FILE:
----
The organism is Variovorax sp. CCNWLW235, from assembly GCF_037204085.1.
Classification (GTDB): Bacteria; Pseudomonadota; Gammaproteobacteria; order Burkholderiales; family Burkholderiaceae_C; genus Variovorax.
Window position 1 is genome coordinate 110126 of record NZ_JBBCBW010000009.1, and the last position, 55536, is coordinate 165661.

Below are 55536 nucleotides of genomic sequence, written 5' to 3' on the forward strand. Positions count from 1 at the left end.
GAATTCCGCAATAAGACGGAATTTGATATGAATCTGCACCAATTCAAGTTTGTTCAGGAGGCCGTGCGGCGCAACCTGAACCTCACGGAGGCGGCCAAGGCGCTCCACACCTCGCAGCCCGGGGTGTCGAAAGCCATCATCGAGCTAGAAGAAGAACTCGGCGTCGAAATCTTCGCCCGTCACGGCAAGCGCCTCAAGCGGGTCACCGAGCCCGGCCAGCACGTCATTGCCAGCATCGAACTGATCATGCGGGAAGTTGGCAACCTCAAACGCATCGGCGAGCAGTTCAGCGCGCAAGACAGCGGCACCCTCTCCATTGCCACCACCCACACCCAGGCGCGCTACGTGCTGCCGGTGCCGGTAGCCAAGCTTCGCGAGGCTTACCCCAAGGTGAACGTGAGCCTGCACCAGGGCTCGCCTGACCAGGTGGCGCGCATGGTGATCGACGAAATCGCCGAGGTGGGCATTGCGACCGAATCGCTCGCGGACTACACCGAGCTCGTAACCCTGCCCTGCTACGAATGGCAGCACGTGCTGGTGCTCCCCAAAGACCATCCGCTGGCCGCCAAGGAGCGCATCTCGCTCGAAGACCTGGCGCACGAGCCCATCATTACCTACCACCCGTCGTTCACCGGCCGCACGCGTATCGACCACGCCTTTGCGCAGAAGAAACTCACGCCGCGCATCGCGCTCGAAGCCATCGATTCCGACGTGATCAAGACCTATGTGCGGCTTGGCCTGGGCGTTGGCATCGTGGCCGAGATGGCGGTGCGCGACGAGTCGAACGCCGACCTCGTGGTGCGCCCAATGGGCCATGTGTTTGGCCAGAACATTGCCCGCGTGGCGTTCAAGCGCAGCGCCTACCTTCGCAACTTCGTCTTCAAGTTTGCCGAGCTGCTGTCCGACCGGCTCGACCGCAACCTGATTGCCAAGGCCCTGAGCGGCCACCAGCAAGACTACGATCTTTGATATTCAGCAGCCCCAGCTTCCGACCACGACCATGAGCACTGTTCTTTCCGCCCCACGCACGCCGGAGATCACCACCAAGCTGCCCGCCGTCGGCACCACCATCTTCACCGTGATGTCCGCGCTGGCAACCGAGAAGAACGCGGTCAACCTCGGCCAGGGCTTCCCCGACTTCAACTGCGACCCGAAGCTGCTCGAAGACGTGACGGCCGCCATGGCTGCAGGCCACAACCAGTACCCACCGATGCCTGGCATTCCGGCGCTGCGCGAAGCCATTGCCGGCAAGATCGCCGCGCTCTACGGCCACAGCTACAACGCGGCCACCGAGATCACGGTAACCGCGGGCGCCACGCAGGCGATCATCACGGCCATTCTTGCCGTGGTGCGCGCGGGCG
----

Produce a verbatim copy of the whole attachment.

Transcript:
The organism is Variovorax sp. CCNWLW235, from assembly GCF_037204085.1.
Classification (GTDB): Bacteria; Pseudomonadota; Gammaproteobacteria; order Burkholderiales; family Burkholderiaceae_C; genus Variovorax.
Window position 1 is genome coordinate 110126 of record NZ_JBBCBW010000009.1, and the last position, 55536, is coordinate 165661.

Below are 55536 nucleotides of genomic sequence, written 5' to 3' on the forward strand. Positions count from 1 at the left end.
GAATTCCGCAATAAGACGGAATTTGATATGAATCTGCACCAATTCAAGTTTGTTCAGGAGGCCGTGCGGCGCAACCTGAACCTCACGGAGGCGGCCAAGGCGCTCCACACCTCGCAGCCCGGGGTGTCGAAAGCCATCATCGAGCTAGAAGAAGAACTCGGCGTCGAAATCTTCGCCCGTCACGGCAAGCGCCTCAAGCGGGTCACCGAGCCCGGCCAGCACGTCATTGCCAGCATCGAACTGATCATGCGGGAAGTTGGCAACCTCAAACGCATCGGCGAGCAGTTCAGCGCGCAAGACAGCGGCACCCTCTCCATTGCCACCACCCACACCCAGGCGCGCTACGTGCTGCCGGTGCCGGTAGCCAAGCTTCGCGAGGCTTACCCCAAGGTGAACGTGAGCCTGCACCAGGGCTCGCCTGACCAGGTGGCGCGCATGGTGATCGACGAAATCGCCGAGGTGGGCATTGCGACCGAATCGCTCGCGGACTACACCGAGCTCGTAACCCTGCCCTGCTACGAATGGCAGCACGTGCTGGTGCTCCCCAAAGACCATCCGCTGGCCGCCAAGGAGCGCATCTCGCTCGAAGACCTGGCGCACGAGCCCATCATTACCTACCACCCGTCGTTCACCGGCCGCACGCGTATCGACCACGCCTTTGCGCAGAAGAAACTCACGCCGCGCATCGCGCTCGAAGCCATCGATTCCGACGTGATCAAGACCTATGTGCGGCTTGGCCTGGGCGTTGGCATCGTGGCCGAGATGGCGGTGCGCGACGAGTCGAACGCCGACCTCGTGGTGCGCCCAATGGGCCATGTGTTTGGCCAGAACATTGCCCGCGTGGCGTTCAAGCGCAGCGCCTACCTTCGCAACTTCGTCTTCAAGTTTGCCGAGCTGCTGTCCGACCGGCTCGACCGCAACCTGATTGCCAAGGCCCTGAGCGGCCACCAGCAAGACTACGATCTTTGATATTCAGCAGCCCCAGCTTCCGACCACGACCATGAGCACTGTTCTTTCCGCCCCACGCACGCCGGAGATCACCACCAAGCTGCCCGCCGTCGGCACCACCATCTTCACCGTGATGTCCGCGCTGGCAACCGAGAAGAACGCGGTCAACCTCGGCCAGGGCTTCCCCGACTTCAACTGCGACCCGAAGCTGCTCGAAGACGTGACGGCCGCCATGGCTGCAGGCCACAACCAGTACCCACCGATGCCTGGCATTCCGGCGCTGCGCGAAGCCATTGCCGGCAAGATCGCCGCGCTCTACGGCCACAGCTACAACGCGGCCACCGAGATCACGGTAACCGCGGGCGCCACGCAGGCGATCATCACGGCCATTCTTGCCGTGGTGCGCGCGGGCG